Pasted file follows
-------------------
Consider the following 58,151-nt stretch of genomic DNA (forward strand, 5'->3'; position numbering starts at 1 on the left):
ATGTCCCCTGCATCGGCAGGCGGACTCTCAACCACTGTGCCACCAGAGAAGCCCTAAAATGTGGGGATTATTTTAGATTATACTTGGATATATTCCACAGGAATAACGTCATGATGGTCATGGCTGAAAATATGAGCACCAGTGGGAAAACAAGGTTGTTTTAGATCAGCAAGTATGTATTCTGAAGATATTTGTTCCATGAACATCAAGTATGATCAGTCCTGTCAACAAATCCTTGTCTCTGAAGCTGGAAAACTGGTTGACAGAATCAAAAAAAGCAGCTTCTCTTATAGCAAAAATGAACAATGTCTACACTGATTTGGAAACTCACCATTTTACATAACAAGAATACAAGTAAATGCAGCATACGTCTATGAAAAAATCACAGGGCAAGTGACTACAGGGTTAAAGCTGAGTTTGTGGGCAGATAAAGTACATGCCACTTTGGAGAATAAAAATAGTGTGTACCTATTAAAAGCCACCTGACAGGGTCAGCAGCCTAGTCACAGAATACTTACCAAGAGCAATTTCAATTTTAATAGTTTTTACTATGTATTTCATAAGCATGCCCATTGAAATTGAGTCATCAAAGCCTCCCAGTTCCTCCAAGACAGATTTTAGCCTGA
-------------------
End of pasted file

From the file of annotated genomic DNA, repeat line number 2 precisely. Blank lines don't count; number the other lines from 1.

ATGTCCCCTGCATCGGCAGGCGGACTCTCAACCACTGTGCCACCAGAGAAGCCCTAAAATGTGGGGATTATTTTAGATTATACTTGGATATATTCCACAGGAATAACGTCATGATGGTCATGGCTGAAAATATGAGCACCAGTGGGAAAACAAGGTTGTTTTAGATCAGCAAGTATGTATTCTGAAGATATTTGTTCCATGAACATCAAGTATGATCAGTCCTGTCAACAAATCCTTGTCTCTGAAGCTGGAAAACTGGTTGACAGAATCAAAAAAAGCAGCTTCTCTTATAGCAAAAATGAACAATGTCTACACTGATTTGGAAACTCACCATTTTACATAACAAGAATACAAGTAAATGCAGCATACGTCTATGAAAAAATCACAGGGCAAGTGACTACAGGGTTAAAGCTGAGTTTGTGGGCAGATAAAGTACATGCCACTTTGGAGAATAAAAATAGTGTGTACCTATTAAAAGCCACCTGACAGGGTCAGCAGCCTAGTCACAGAATACTTACCAAGAGCAATTTCAATTTTAATAGTTTTTACTATGTATTTCATAAGCATGCCCATTGAAATTGAGTCATCAAAGCCTCCCAGTTCCTCCAAGACAGATTTTAGCCTGA